BANĀRASĪ DĀS, alias Banārasī Bābū, who professed to be a Kūkā Sikh, was originally a resident of Allāhābād. Widely travelled, he had been to England in 1885-86 where he had met the deposed Mahārājā Duleep Siṅgh. On his return from England he went to Nepal, the favoured resort of the Kūkās espousing Mahārājā Duleep Siṅgh's cause. Banārasī Dās preached insurrection against the British. He declared that Duleep Siṅgh had joined hands with the Russians and would invade India via Kashmīr. He wielded considerable influence among the Hindus who venerated him as a person of sanctity. In 1886, he came to the Punjab and was arrested and charged with sedition. He was released on 16 February 1887 as a result of the amnesty granted on the occasion of the golden jubilee of Queen Victoria. Thereafter he roamed about places such as Calcutta, Paṭnā and Muzaffarpur spreading sedition against the British and rousing pro-Duleep Siṅgh sentiments.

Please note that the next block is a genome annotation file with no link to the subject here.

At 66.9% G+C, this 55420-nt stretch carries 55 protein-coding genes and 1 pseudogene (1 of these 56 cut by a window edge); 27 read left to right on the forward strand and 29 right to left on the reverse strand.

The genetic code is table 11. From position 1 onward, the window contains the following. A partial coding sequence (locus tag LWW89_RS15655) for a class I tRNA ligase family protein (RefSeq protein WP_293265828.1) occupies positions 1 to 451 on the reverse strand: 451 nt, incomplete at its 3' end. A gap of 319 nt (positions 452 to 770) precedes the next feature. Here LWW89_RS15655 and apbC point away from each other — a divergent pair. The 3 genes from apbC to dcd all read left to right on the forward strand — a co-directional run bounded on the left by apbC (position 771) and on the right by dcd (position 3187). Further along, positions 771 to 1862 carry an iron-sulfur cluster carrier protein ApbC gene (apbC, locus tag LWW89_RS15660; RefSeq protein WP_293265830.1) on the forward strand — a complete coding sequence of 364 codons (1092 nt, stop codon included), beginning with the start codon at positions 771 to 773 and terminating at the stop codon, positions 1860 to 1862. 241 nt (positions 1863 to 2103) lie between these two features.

Ganda Singh, ed. , History of the Freedom Movement in the Panjab. (Maharaja Duleep Singh Correspondence), vol. III. Patiala, 1972

K. S. Thāpar